Brooke Islands national park

Spotted mackerel on plastics

Typically we use metal slices to catch spotted mackerel but in this video I catch spotted mackerel with plastics.

Location of our fishing trip this day is around the Brook Island marine park.

As it is a marine park, we take a snorkel to have a look at the ancient corals that grow in this area and further south to Orpheus Island.

Then we whip out and find some bait schools outside the green zone to target spotted mackerel on plastics.

The key to catching spotted mackerel is to match the hatch (the size of the bait fish they are chasing).

They are avid lure takers and 2 inch metal slices are the best (depending on the size of the fish).

However in this instance we easily caught several spotted mackerel using plastics.

Look for the bait when chasing spotted mackerel.

Spotties are generally found in sub 30 metres and the best option is to look for small white birds diving.

Once you locate the birds, then turn to your sounder to find the bait ball and work it for the fish.

As the video shows, it is imperative you fish on the fish.


Good knowledge of your fish finder is the best option when looking for bait.

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Skill with your fish finder is the main difference between anglers that go fishing and anglers that go catching.

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Gear Used

Chasing spotted mackerel on plastics is a ton of fun.

While many people can get pretty caught up on gear, we don't use the most expensive stuff in the tackle shop.

This link will take to you to our gear and tackle cheat sheet for chasing tropical fish.

It includes rods, reels, lures and electronics.

Chasing spots with metal jigs is covered in this previous post.

Soft plastics are one of my favourite methods of fishing, typically used for big barramundi.



Snorkelling around Brooke Island ancient brain coral

After a quick swim around the ancient brain coral hundreds of years old, we ran outside the green zone in search of bait schools holding spotted mackerel.

Catching spotted mackerel on plastics

Catching spotted mackerel on plastics is simply a case of watch the birds, find the fish, wind fast. Typically metal slices will out fish plastics but we wanted to demonstrate they will pretty much take anything the right size.

Spotted mackerel on fish finder

Before chasing spotted mackerel on plastics you first need to locate them on your fish finder. We use Garmin 8412's in our boat with two transducers. The GT56 UHD and for deeper water the GT51.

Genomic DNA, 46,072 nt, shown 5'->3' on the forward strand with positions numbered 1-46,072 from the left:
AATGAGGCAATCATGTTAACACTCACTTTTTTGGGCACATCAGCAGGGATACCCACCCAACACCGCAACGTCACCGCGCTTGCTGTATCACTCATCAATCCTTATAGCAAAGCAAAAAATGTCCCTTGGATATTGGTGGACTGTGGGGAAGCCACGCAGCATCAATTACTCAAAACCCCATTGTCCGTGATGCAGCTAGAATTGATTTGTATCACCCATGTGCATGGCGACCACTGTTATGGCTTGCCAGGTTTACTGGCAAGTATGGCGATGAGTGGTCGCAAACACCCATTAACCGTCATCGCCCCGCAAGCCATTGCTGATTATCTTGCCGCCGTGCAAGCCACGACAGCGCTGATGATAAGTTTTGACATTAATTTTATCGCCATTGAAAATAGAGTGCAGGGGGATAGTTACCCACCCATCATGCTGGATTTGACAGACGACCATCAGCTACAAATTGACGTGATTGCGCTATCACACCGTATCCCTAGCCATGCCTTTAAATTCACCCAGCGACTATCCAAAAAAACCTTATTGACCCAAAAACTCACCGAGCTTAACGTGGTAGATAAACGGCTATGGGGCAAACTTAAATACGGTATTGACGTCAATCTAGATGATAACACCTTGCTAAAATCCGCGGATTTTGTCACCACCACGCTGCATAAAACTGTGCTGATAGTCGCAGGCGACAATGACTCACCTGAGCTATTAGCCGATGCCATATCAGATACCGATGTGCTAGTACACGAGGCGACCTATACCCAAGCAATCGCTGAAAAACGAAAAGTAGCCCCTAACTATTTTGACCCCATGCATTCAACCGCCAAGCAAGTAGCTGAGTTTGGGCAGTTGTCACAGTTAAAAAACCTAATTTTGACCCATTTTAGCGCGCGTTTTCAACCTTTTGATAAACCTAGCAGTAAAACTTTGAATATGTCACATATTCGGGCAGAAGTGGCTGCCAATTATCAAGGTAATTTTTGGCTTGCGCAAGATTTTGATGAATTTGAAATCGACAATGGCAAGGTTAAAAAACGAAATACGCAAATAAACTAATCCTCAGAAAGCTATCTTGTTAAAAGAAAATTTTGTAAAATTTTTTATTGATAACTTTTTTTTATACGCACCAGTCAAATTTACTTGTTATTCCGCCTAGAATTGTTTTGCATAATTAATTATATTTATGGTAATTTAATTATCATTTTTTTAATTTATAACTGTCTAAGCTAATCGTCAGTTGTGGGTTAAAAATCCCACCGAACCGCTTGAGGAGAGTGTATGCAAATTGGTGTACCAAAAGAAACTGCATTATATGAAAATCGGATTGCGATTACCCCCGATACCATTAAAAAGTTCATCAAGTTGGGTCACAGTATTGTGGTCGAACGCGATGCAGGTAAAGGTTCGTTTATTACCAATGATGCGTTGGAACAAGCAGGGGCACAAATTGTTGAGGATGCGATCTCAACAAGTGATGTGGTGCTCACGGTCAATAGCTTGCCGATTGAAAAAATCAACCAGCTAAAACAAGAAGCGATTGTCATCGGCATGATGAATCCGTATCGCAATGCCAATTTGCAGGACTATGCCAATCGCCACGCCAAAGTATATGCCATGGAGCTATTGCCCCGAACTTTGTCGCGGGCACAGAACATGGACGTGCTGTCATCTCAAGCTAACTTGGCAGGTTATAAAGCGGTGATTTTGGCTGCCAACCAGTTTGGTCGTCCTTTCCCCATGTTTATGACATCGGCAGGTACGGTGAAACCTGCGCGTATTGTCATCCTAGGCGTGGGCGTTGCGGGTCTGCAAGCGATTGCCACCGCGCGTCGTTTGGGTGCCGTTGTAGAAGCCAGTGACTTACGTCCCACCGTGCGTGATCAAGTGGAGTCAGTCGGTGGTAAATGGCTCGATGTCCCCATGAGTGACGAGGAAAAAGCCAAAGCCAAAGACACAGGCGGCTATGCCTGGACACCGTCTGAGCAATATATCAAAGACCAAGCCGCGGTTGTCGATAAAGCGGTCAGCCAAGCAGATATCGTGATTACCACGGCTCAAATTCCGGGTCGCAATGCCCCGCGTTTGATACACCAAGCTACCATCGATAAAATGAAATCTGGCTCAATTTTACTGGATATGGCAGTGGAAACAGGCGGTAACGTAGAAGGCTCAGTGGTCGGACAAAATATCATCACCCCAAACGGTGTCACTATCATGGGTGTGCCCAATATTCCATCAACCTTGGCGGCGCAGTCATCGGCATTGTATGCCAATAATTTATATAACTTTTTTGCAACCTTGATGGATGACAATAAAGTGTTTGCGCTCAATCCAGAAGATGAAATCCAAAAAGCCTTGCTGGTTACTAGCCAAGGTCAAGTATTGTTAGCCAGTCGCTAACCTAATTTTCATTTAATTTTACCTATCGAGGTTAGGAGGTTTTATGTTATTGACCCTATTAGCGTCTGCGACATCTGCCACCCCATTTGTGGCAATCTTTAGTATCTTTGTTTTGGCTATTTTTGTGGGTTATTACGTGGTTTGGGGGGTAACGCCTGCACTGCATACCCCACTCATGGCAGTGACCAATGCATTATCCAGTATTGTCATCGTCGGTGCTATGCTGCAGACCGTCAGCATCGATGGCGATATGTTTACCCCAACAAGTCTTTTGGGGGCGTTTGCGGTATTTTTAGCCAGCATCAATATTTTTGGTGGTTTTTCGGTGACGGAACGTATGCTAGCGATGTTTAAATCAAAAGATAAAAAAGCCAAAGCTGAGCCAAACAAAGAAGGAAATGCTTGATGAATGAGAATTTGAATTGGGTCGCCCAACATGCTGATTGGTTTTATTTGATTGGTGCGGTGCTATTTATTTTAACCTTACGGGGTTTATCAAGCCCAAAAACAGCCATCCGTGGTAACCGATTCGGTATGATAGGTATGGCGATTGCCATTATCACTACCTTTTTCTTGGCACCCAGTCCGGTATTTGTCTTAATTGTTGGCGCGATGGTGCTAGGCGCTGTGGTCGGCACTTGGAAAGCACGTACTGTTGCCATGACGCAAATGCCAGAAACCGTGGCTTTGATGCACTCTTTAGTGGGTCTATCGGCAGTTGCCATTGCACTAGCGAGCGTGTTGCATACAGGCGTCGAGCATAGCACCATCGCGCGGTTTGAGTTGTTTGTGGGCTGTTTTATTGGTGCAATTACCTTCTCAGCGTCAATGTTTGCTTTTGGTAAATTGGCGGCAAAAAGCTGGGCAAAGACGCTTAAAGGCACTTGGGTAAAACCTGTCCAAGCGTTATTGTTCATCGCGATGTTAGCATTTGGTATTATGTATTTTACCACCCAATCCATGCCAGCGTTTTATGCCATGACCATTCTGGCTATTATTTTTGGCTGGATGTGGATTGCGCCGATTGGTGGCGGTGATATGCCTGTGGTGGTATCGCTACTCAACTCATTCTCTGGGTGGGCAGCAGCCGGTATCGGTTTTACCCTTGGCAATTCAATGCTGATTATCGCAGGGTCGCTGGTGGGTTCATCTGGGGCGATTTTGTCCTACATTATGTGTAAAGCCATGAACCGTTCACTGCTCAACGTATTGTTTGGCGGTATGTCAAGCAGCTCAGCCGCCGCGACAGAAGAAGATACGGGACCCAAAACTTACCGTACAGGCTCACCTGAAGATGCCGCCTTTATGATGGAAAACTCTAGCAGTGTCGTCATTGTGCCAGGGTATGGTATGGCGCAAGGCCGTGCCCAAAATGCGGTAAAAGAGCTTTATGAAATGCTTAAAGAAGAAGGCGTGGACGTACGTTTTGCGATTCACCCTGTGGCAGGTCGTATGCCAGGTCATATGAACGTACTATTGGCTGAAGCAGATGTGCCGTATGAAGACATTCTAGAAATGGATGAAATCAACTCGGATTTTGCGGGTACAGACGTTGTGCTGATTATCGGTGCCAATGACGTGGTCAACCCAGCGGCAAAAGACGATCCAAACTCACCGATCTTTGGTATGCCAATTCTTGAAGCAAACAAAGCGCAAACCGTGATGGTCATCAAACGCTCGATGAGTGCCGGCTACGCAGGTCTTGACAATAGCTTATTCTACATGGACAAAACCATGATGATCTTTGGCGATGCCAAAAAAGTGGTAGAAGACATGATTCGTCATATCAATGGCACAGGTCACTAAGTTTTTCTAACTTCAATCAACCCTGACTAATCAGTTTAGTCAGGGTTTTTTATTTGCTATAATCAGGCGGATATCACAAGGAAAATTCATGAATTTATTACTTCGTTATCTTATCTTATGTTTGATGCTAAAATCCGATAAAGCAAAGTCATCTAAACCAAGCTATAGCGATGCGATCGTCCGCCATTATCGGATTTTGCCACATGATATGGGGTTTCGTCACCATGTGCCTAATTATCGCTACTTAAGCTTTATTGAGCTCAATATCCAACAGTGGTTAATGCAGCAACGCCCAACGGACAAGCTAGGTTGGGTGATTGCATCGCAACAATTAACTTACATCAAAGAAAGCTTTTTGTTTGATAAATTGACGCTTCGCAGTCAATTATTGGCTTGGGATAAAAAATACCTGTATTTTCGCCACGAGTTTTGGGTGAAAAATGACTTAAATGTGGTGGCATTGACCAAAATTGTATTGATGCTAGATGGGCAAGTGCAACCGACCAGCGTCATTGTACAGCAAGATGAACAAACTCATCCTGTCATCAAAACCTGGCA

Interesting history of Brooke Islands

The location for our video chasing spotted mackerel on plastics is the Brooke Islands National Park.

The area consists of three islands and a surrounding green zone.

Be sure and check your marine park zoning maps before fishing this area.

It is also the site of the longest running bird survey in the world.

The survey was started by Arthur and Margaret Thorsborne.

If you haven't heard of the Thorsborne Trail - it is one of the top 7 walks in the world on nearby Hinchinbrook Island.

Brooke Islands were also the location for top secret mustard gas experiments in 1944.

Both goats and humans were used as guinea pigs. All the goats died and several of the men, many badly burnt and blistered despite being donned in chemical protection wear.

Fishing the Brooke Islands and Hinchinbrook regions.

Chasing spotted mackerel with plastics is just one of the many amazing fishing opportunities in this region.

We've caught many large spanish mackerel in the channel as well as a large GT up the creek.

Not to mention Golden Snapper and Barramundi.

For more information on how to catch these premium food fish, take a look at our Fish Smarter fishing courses.

Learn to catch Fingermark and other delicious foragers (like Pink Snapper) with our free workshop.

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We hope you enjoyed our video: catching spotted mackerel on plastics.

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About The Author

Ryan Moody

Ryan Moody started his fishing career on the reef boats before catching bucket list marlin for the likes of champion heavy tackle angler Johnno Johnson, INXS and the King of Sweden. Branching out in the late 80's to guided barramundi fishing, Ryan has made a name for himself as a Big Barramundi specialist and to date has put clients onto over 2000 metre plus barra. That is over 2 kilometres of metre plus barra! With attitudes changing from 'keep all you can' towards catch and release, Ryan has decided to share his extensive knowledge and hopefully inspire people of all ages to get out from behind the computer screen/TV and into the fishing outdoors lifestyle he has spent his life perfecting.

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